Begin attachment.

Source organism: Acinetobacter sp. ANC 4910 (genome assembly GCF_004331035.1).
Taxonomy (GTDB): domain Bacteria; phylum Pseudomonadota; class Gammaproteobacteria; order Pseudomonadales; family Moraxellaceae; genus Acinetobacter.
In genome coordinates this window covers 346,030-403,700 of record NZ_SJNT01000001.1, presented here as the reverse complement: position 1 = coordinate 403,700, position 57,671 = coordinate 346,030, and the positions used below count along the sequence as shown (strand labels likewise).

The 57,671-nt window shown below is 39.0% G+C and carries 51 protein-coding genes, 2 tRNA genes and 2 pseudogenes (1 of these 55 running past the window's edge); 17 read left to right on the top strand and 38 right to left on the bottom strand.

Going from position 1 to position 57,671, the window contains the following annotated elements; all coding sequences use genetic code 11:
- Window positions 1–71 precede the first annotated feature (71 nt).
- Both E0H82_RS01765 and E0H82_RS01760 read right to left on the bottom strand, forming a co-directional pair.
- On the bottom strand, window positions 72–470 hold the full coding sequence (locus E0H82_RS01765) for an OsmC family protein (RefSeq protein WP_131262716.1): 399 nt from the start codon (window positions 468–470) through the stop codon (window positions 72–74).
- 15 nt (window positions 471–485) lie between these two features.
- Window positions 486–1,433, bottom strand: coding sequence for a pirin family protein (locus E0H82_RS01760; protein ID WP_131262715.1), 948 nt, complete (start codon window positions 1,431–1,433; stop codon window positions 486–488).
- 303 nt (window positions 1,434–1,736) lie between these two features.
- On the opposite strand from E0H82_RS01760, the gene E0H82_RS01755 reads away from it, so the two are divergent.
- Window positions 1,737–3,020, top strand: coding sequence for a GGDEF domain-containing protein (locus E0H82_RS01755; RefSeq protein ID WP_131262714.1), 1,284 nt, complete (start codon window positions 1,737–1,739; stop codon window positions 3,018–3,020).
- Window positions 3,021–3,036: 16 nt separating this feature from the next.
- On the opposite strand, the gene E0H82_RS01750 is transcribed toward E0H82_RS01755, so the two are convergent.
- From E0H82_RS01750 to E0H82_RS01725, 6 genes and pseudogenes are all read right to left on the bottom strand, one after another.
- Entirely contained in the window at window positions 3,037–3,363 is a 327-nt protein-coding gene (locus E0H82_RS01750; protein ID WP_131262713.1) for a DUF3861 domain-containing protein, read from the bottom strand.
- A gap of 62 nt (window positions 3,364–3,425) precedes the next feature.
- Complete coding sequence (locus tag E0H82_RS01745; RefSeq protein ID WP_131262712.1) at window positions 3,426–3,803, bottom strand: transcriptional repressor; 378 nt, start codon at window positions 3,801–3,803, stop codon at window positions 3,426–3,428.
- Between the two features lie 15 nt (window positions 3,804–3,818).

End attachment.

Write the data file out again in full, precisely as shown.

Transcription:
Source organism: Acinetobacter sp. ANC 4910 (genome assembly GCF_004331035.1).
Taxonomy (GTDB): domain Bacteria; phylum Pseudomonadota; class Gammaproteobacteria; order Pseudomonadales; family Moraxellaceae; genus Acinetobacter.
In genome coordinates this window covers 346,030-403,700 of record NZ_SJNT01000001.1, presented here as the reverse complement: position 1 = coordinate 403,700, position 57,671 = coordinate 346,030, and the positions used below count along the sequence as shown (strand labels likewise).

The 57,671-nt window shown below is 39.0% G+C and carries 51 protein-coding genes, 2 tRNA genes and 2 pseudogenes (1 of these 55 running past the window's edge); 17 read left to right on the top strand and 38 right to left on the bottom strand.

Going from position 1 to position 57,671, the window contains the following annotated elements; all coding sequences use genetic code 11:
- Window positions 1–71 precede the first annotated feature (71 nt).
- Both E0H82_RS01765 and E0H82_RS01760 read right to left on the bottom strand, forming a co-directional pair.
- On the bottom strand, window positions 72–470 hold the full coding sequence (locus E0H82_RS01765) for an OsmC family protein (RefSeq protein WP_131262716.1): 399 nt from the start codon (window positions 468–470) through the stop codon (window positions 72–74).
- 15 nt (window positions 471–485) lie between these two features.
- Window positions 486–1,433, bottom strand: coding sequence for a pirin family protein (locus E0H82_RS01760; protein ID WP_131262715.1), 948 nt, complete (start codon window positions 1,431–1,433; stop codon window positions 486–488).
- 303 nt (window positions 1,434–1,736) lie between these two features.
- On the opposite strand from E0H82_RS01760, the gene E0H82_RS01755 reads away from it, so the two are divergent.
- Window positions 1,737–3,020, top strand: coding sequence for a GGDEF domain-containing protein (locus E0H82_RS01755; RefSeq protein ID WP_131262714.1), 1,284 nt, complete (start codon window positions 1,737–1,739; stop codon window positions 3,018–3,020).
- Window positions 3,021–3,036: 16 nt separating this feature from the next.
- On the opposite strand, the gene E0H82_RS01750 is transcribed toward E0H82_RS01755, so the two are convergent.
- From E0H82_RS01750 to E0H82_RS01725, 6 genes and pseudogenes are all read right to left on the bottom strand, one after another.
- Entirely contained in the window at window positions 3,037–3,363 is a 327-nt protein-coding gene (locus E0H82_RS01750; protein ID WP_131262713.1) for a DUF3861 domain-containing protein, read from the bottom strand.
- A gap of 62 nt (window positions 3,364–3,425) precedes the next feature.
- Complete coding sequence (locus tag E0H82_RS01745; RefSeq protein ID WP_131262712.1) at window positions 3,426–3,803, bottom strand: transcriptional repressor; 378 nt, start codon at window positions 3,801–3,803, stop codon at window positions 3,426–3,428.
- Between the two features lie 15 nt (window positions 3,804–3,818).